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On the impact of social media like TikTok on war, I agree with Susan Sontag in the article that photos have a deeper meaning than videos when it comes to documenting war, and that a photo taken at the scene can be remembered for generations. I remember seeing Robert Capa's The Falling Soldier in my history book when I was in elementary school. That was the first time I had a visual understanding of war and death. To this day, I still can't forget the soldier falling backward with a bullet in his body in the picture. But the traditional way of reporting on war, in which war correspondents walk on the edge of death, is also dangerous. According to what I learned online, Robert Capa was killed in Vietnam. Capa's ultimate sacrifice in Vietnam The way people receive news has changed dramatically, with the growth of social media such as Tiktok. In World War II, people learned about the war on the radio, and in the 1960s, people learned about the Vietnam War through the evening news on TV. And now, we can learn about war news through social media at anytime, anywhere. While short videos are faster than traditional reports from war correspondents, they are also full of fake news. For example, when a residential building was shelled in Chuguyev, eastern Ukraine, on Feb. 24, Anadolu Agency photographer Wolfgang Schwan took a picture of a wounded person at the scene. The photo was soon made into a video and went viral on Tiktok. However, some media outlets pointed out that the photo was not taken in Ukraine but was an old photo taken during a gas explosion in Magnitogorsk, Russia, in 2018. This lack of credibility is not a minority opinion. There are Various fake videos are flying around on TikTok. For example, the rumored video of the Kyiv Ghost battle that shot down six Russian fighters in one day is, miraculously, a scene from the air combat simulation game Digital Combat Simulation. There is also the video of the Ukrainian soldier who moved countless netizens to say goodbye to his girlfriend in tears, which is a clip from the movie "The War of Chimeras."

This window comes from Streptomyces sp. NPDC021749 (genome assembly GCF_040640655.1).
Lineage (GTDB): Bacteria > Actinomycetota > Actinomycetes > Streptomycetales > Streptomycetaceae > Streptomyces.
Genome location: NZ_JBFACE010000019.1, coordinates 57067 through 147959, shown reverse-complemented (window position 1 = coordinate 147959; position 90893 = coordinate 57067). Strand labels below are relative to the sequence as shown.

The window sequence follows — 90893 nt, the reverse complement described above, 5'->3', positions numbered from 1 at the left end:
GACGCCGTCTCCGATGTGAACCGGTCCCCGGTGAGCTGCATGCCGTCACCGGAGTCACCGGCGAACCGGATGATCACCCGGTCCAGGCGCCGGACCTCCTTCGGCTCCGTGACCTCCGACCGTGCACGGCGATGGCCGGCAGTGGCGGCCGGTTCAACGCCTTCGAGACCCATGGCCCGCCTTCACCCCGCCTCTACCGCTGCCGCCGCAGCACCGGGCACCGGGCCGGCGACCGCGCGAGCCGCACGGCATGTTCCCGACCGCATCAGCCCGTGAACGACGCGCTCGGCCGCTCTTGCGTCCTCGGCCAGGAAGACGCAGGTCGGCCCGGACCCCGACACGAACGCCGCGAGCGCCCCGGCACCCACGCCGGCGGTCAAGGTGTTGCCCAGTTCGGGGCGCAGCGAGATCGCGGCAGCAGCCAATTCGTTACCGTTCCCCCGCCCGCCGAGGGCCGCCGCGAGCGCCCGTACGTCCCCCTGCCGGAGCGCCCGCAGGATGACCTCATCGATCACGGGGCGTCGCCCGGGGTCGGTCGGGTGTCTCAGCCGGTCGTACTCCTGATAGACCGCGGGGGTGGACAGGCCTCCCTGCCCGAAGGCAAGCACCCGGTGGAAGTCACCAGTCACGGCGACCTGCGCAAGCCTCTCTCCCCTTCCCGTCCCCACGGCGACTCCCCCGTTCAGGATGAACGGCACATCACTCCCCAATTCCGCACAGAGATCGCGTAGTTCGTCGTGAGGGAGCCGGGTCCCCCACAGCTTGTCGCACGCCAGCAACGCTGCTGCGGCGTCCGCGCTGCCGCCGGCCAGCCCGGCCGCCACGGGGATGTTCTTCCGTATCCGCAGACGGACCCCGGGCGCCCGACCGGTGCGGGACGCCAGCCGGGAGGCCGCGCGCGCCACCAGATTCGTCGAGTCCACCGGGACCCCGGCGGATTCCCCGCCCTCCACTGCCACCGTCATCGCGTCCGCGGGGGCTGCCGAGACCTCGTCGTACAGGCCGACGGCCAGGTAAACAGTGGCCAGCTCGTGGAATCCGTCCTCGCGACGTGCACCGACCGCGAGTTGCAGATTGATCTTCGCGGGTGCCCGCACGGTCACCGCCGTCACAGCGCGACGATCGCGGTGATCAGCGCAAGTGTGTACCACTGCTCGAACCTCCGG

Tiana & Deana

Accessibility to the internet has given the world brand new means to document current events. As illustrated in the article above it’s been used to document the Ukraine war. Direct videos from the people experience the horrors of war uploaded straight to social media for people to see exactly as it is happening. On one hand, it is a incredible insight into what war actually is and looks like, but on the other the social media aspect has lead to people faking videos that spread misinformation about what is really going on. In the digital era everything is digitized, progress, political information, your interests, and war too. It’s the beginning of a whole new era of how we see and receive information from events. Although the traditional photographic journalism is still very much a part of how we see the world, social media is minute by minute, real time, live journalism. Unfortunately, as said previously, it is hard to know what is real and what is fake news. I agree that you can not replace the way traditional photographic journalism records history in some ways but in other ways social media has it's own way of recording history as it unfolds right before our eyes. I believe this world has room for both journalistic ways.


Nowadays, people use social media to stay updated on various events happening around the world. In the article about the Ukraine war, the country receives sympathy from people through the social media platform TikTok in just one clip. It is also true that what people post on social media can be believed by many people without hearing the other side of the story; therefore, everyone should be cautious when posting on social media, as the saying goes, "Think before you click." Aside from that, journalism used TikTok to document the war between Ukraine and Russia to inform people about what is going on in the country since TikTok has a larger user base than Facebook, and journalists in not just using TikTok to join on the trend. TikTok is one of the best apps for staying updated through the video clips captured in real life and is considered a reliable source.